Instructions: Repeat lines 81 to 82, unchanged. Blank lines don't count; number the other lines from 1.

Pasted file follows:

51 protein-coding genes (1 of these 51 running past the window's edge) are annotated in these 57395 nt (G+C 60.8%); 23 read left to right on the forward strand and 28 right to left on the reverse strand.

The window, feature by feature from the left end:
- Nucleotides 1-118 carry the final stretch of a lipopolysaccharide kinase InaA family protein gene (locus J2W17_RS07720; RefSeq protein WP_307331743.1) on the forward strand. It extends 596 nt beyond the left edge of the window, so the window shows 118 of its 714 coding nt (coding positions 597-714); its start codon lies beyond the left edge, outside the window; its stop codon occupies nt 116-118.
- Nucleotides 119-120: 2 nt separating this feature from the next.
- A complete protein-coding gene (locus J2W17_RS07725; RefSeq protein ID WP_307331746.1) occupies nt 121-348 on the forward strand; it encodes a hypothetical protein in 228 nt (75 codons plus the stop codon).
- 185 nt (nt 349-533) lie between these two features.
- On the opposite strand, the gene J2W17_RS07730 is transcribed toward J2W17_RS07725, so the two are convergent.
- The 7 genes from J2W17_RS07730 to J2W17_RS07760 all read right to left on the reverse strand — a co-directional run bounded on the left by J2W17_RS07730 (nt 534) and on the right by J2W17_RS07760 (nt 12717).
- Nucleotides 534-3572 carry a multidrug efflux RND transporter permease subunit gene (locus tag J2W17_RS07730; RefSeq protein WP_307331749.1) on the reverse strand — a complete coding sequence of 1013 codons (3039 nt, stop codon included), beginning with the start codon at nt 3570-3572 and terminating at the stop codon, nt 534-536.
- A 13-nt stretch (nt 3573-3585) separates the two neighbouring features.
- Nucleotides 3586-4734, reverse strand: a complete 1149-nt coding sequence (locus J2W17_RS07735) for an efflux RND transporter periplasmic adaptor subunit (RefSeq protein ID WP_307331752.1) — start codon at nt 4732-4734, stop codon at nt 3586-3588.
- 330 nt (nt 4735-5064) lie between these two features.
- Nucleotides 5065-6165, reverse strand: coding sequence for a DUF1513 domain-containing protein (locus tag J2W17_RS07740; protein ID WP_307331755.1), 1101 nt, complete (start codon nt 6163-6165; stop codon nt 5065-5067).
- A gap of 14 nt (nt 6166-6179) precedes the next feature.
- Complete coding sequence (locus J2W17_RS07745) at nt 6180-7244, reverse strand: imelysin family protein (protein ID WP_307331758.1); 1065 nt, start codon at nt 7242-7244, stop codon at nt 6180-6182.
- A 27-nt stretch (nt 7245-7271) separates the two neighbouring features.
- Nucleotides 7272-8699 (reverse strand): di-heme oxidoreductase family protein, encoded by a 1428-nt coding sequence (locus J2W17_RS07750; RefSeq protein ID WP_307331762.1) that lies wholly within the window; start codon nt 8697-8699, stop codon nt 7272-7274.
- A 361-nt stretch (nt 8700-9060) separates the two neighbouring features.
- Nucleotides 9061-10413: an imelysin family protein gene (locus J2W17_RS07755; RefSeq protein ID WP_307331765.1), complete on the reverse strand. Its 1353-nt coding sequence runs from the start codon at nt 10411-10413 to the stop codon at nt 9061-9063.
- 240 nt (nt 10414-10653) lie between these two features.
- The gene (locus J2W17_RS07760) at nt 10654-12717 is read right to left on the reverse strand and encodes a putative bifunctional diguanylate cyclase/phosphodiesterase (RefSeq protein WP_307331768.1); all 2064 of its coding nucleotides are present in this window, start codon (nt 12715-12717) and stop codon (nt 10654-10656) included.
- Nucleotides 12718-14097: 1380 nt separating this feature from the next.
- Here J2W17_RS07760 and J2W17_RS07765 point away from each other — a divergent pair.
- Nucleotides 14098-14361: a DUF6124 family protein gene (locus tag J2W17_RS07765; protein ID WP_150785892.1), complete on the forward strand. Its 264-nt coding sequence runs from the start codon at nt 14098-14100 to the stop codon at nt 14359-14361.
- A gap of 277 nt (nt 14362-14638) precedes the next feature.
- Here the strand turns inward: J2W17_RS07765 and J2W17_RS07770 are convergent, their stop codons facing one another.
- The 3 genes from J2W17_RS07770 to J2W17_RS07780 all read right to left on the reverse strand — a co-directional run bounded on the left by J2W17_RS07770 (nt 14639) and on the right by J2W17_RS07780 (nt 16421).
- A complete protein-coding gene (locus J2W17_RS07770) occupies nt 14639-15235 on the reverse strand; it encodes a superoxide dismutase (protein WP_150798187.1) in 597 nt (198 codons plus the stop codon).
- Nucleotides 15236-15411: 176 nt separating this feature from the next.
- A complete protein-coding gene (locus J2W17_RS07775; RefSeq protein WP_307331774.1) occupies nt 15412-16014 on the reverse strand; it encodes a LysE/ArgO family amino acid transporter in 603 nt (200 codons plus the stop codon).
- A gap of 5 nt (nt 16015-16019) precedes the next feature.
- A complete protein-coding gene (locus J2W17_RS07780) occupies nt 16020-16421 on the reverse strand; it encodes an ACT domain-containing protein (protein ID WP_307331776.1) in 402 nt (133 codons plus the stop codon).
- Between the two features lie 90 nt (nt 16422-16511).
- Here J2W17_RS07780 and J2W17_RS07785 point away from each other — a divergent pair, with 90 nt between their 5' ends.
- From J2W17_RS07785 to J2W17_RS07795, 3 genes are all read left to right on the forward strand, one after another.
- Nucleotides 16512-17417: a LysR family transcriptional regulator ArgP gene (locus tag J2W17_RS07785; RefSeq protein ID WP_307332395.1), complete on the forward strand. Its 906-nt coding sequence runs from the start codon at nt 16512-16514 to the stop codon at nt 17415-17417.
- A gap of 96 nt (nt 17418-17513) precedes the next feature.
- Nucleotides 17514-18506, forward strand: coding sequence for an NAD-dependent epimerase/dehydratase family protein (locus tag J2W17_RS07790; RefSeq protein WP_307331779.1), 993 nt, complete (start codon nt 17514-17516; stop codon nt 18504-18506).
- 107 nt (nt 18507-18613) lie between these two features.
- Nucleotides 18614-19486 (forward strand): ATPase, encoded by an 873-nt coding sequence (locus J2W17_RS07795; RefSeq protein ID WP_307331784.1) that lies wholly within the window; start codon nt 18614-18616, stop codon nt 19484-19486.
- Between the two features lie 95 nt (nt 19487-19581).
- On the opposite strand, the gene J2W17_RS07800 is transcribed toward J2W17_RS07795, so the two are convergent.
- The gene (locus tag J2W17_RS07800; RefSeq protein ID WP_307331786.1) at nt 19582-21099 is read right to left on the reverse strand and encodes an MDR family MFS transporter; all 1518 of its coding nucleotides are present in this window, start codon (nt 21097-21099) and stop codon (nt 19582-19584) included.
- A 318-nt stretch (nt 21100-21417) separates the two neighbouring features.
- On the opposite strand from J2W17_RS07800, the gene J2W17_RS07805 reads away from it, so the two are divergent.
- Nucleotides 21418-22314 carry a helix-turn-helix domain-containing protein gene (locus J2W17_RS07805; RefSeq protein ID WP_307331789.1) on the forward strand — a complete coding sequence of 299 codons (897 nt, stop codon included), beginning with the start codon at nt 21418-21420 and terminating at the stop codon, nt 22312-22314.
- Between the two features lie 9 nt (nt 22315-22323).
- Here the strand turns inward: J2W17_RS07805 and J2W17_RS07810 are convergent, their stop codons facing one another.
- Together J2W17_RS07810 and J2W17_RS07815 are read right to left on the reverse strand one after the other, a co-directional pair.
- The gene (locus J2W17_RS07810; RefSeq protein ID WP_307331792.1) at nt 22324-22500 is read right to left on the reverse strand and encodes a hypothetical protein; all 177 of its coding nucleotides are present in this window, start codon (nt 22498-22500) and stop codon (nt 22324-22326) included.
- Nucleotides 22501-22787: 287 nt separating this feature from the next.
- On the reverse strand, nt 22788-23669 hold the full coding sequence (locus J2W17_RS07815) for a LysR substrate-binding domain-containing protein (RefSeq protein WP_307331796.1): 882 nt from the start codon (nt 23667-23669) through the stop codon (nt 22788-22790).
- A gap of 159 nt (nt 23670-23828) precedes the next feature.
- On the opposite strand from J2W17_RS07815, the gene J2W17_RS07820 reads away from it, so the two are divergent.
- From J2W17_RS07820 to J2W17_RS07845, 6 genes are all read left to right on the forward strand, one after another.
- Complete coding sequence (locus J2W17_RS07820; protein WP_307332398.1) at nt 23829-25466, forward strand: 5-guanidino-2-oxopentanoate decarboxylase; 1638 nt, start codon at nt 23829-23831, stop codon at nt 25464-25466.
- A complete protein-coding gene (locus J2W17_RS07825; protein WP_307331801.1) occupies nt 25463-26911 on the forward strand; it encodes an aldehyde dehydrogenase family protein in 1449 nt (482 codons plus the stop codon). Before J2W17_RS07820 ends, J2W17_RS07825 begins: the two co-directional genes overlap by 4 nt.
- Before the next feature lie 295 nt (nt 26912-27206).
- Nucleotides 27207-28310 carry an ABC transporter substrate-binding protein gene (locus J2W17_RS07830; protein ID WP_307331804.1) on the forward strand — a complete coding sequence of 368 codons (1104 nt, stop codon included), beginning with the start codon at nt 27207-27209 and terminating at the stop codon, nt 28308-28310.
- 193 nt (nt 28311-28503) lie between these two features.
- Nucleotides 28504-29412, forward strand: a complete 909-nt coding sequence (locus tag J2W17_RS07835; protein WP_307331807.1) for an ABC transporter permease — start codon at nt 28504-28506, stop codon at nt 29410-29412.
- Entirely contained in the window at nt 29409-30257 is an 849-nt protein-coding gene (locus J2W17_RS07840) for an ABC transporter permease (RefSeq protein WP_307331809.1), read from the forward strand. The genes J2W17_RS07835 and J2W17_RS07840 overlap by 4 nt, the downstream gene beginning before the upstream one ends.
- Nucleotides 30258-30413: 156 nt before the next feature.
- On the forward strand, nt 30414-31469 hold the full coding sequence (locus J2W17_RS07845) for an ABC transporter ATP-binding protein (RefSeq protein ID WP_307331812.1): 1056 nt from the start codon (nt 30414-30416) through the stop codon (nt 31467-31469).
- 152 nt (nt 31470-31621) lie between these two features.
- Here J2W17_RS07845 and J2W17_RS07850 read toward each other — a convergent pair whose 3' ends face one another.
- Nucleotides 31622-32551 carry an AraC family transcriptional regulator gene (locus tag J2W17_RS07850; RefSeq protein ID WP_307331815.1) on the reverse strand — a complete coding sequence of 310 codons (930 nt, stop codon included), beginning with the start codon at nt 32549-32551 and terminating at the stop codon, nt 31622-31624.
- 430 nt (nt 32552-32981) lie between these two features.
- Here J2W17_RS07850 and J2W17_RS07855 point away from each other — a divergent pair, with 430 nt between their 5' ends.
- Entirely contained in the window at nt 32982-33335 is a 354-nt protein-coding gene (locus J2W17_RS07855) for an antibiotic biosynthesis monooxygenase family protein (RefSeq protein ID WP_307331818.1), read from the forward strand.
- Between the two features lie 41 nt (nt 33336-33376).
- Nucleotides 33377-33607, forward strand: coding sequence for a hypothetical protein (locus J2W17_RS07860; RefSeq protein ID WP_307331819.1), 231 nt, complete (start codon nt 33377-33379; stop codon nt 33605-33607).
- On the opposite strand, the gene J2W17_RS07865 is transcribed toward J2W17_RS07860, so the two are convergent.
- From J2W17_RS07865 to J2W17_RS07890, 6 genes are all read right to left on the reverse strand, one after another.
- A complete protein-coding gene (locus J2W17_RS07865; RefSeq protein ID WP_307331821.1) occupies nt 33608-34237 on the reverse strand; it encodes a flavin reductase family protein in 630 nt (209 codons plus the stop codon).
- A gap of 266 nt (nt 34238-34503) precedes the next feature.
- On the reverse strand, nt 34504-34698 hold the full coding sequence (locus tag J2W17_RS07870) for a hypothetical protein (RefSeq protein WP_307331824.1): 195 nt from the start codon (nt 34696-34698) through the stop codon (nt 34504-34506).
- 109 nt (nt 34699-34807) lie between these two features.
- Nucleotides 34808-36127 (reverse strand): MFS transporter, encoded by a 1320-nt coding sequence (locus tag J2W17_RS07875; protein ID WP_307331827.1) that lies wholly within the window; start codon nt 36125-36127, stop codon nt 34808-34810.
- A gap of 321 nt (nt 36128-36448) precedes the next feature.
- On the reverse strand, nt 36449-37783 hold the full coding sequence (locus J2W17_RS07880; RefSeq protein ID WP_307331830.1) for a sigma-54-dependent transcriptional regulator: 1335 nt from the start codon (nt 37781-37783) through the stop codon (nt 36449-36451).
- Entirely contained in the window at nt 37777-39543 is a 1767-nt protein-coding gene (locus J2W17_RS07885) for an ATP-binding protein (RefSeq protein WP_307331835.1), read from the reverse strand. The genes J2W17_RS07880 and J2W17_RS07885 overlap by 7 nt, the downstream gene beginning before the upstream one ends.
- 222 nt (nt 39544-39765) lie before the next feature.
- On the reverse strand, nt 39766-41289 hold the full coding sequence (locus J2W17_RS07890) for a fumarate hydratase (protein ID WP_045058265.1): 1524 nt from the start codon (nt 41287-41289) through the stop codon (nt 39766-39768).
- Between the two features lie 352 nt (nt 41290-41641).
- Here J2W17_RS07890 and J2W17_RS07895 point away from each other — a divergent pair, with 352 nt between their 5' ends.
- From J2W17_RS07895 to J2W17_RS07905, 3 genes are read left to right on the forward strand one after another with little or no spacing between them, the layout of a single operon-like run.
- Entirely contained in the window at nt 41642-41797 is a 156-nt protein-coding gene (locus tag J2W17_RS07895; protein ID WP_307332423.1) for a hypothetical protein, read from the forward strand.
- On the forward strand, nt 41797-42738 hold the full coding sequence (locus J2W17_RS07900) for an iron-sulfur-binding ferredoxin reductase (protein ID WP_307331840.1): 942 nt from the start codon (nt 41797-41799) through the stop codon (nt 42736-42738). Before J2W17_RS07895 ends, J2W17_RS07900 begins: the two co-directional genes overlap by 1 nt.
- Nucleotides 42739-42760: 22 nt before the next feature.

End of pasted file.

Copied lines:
- On the reverse strand, nt 36449-37783 hold the full coding sequence (locus J2W17_RS07880; RefSeq protein ID WP_307331830.1) for a sigma-54-dependent transcriptional regulator: 1335 nt from the start codon (nt 37781-37783) through the stop codon (nt 36449-36451).
- Entirely contained in the window at nt 37777-39543 is a 1767-nt protein-coding gene (locus J2W17_RS07885) for an ATP-binding protein (RefSeq protein WP_307331835.1), read from the reverse strand. The genes J2W17_RS07880 and J2W17_RS07885 overlap by 7 nt, the downstream gene beginning before the upstream one ends.